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Sugar Glider (Petaurus breviceps) Fact Sheet: Physical Characteristics

Physical Characteristics

Body measurements

Attribute Measurement
Weight 60-150 g (2-5.3 oz)
Head-body Length 115-210 mm (4.52-8.3 in)
Tail Length 150-210 mm (5.9-8.3 in)

 

Data sources: Suckling (1984), Lindenmayer (2002), Jackson (2012)

General Appearance

Body

  • One of the smallest lesser gliders (genus Petaurus) (Jackson 2015a)
  • Body size highly variable (Jackson 2015a)
    • Increases with latitude (i.e., larger in colder regions farther south) (Quin et al. 1996)
  • Skin membrane for gliding (patagium) unites front and hind limbs (Endo et al. 1998; Jackson 2015b; Nowak 2018b, except as noted)
    • Two layers of connective tissue with muscles and nerves
    • Extends from wrists to ankles (Suckling 2008)
    • Folds along flanks when not gliding
  • Also see “Gliding” in Locomotion

Coloration

  • Variable throughout range (Jackson 2015a)
  • Upperparts gray (Nowak 2018a)
    • May have blue or brown infusion (Suckling 2008)
    • Single black stripe from crown to rump (Jackson 2015b)
  • Underparts pale cream to medium gray (Jackson 2015a)
  • Tail dark gray (Fleay 1947; Jackson 2015a)
    • In 20 to 50% of individuals, transitions to black or white near tip

Pelage

  • Fur fine and silky (Smith 1973; Nowak 2018a)
    • Increases lift and aids gliding (Nachtigall 1979)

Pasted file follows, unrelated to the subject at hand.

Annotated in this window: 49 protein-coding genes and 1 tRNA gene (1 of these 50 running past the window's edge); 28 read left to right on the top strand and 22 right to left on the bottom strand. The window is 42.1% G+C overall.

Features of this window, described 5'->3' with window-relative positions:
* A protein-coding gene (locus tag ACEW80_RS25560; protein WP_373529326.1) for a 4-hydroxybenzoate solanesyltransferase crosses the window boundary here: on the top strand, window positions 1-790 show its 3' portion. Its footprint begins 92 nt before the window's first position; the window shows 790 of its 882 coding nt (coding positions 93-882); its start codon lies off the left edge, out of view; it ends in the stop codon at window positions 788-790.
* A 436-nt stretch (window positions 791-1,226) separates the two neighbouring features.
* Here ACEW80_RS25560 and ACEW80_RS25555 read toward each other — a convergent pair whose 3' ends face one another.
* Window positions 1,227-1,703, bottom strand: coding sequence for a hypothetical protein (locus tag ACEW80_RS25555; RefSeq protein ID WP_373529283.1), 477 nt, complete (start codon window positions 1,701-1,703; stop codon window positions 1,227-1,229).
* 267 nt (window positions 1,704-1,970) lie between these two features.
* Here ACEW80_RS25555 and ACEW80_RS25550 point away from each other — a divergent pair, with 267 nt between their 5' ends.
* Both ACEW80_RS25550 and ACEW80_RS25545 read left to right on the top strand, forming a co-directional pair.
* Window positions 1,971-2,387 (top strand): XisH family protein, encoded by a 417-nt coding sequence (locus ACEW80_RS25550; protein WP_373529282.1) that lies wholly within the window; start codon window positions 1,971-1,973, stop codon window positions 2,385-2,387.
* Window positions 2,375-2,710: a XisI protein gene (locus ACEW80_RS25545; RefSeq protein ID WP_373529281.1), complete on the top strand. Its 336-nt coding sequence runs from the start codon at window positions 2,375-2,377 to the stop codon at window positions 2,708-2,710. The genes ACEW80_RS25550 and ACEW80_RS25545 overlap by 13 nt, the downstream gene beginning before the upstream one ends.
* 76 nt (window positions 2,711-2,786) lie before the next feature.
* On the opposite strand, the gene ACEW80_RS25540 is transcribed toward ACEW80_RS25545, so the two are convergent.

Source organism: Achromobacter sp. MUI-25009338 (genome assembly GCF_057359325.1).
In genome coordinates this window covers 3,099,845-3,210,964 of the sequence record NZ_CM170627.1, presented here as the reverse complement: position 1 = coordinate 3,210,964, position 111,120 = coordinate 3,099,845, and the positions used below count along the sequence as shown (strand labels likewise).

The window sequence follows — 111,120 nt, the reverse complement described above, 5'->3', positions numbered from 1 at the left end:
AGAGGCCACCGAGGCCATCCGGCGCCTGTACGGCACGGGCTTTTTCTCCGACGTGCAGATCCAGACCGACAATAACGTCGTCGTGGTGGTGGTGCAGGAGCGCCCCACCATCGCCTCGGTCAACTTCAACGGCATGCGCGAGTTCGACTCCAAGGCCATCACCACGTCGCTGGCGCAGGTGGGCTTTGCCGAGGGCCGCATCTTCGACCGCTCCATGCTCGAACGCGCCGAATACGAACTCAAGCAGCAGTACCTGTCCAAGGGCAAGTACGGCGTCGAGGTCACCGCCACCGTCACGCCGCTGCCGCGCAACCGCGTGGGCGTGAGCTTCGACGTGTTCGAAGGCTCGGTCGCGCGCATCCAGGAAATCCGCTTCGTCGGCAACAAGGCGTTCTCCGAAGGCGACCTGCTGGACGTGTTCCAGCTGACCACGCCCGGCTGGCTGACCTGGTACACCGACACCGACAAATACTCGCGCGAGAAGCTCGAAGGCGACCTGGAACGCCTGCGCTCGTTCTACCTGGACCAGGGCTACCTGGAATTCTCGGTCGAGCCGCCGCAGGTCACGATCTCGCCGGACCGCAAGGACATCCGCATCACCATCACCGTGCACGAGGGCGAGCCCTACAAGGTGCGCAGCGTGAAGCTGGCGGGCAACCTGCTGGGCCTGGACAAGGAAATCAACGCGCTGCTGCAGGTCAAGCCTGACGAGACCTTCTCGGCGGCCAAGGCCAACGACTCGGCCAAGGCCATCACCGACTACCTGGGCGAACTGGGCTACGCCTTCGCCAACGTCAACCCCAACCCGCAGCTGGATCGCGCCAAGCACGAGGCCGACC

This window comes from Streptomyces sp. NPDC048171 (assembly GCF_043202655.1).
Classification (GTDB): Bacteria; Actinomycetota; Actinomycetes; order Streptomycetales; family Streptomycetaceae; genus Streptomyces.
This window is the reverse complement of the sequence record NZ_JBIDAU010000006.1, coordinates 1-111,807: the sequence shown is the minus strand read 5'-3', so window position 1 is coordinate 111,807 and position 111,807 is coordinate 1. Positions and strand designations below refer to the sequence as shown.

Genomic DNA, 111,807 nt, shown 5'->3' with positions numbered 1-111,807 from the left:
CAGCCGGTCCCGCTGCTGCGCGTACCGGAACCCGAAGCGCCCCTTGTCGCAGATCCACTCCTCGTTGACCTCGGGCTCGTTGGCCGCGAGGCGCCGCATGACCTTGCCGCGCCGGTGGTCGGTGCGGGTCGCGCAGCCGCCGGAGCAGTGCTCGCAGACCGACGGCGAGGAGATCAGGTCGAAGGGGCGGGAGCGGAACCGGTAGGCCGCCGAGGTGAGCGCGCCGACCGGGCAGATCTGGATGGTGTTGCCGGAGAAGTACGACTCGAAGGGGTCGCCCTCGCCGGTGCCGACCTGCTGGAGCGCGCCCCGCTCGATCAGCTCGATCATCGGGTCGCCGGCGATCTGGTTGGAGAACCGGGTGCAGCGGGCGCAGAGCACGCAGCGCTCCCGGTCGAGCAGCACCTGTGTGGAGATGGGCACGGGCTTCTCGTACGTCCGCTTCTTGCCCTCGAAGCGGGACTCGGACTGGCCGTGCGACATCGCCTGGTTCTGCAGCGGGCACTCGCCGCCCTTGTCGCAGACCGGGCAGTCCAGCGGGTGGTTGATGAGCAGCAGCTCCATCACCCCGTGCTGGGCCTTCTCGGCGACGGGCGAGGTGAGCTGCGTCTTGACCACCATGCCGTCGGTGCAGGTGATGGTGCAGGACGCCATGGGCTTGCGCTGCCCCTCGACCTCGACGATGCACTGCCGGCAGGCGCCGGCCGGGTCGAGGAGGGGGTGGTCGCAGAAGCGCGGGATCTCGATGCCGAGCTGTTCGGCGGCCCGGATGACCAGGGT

• Northern subspecies have shorter fur than southeastern subspecies (P. b. breviceps) (Jackson 2015a)
  • Also see “Tail,” below

Head and teeth

  • Face
    • Short (Jackson 2015a)
    • Blunt (Jackson 2015a)
    • Sensory hairs (i.e., whiskers) on nose and face (McKay 1989)
      • Aid movement and foraging at night
  • Eyes
    • Large (McKay 1989)
    • Protruding (McKay 1989)
    • Tapetum lucidum (light reflecting layer of pigment) (McKay 1989)
      • Aids vision in low-light conditions
  • Ears
    • Fairly large (Smith 1973)
    • Oval-shaped (Jackson 2015a)
    • Thin (McKay 1989)
    • No fur (Jackson 2015a)
  • Lower incisors long and curved (Smith 1973)
    • Chew into tree bark (Dierenfeld 2009)
    • Also enlarge insect-bored holes to access tree gums (Dierenfeld 2009)
  • Large scent gland on head of adult male (Goldingay 2010)

Feet and limbs

  • Forefeet
    • Elongated fourth and fifth digits with long claws (Fleay 1947; Smith 1973; Lindenmayer 2002; Dierenfeld 2009)
      • Assist landing and clinging to trees after a glide
      • Fourth digit used to extract insects from under bark and tree crevices
    •  “Winglets” (Jackson 2015b)
      • Fringe of fur on fifth digit of forefeet
      • Increases stability and reduces drag
  • Hindfeet (Jackson 2015b)
    • Rotate 180°
      • Able to climb down tree trunks head first
    • Big toe opposable and clawless
      • Provides added grip while climbing
    • Second and third digits fused together (syndactyly)
  • Soles of feet
    • Pads have fine striations for added grip (Smith 1973)
  • Claws (Jackson 2015b)
    • Sharp
      • Used for climbing

Pouch

  • Extends onto female’s flanks (Smith 1973)
  • Usually contains 4 teats (Jackson 2015b)
  • Two pouch areas (McKay 1989)
    • Two young most typical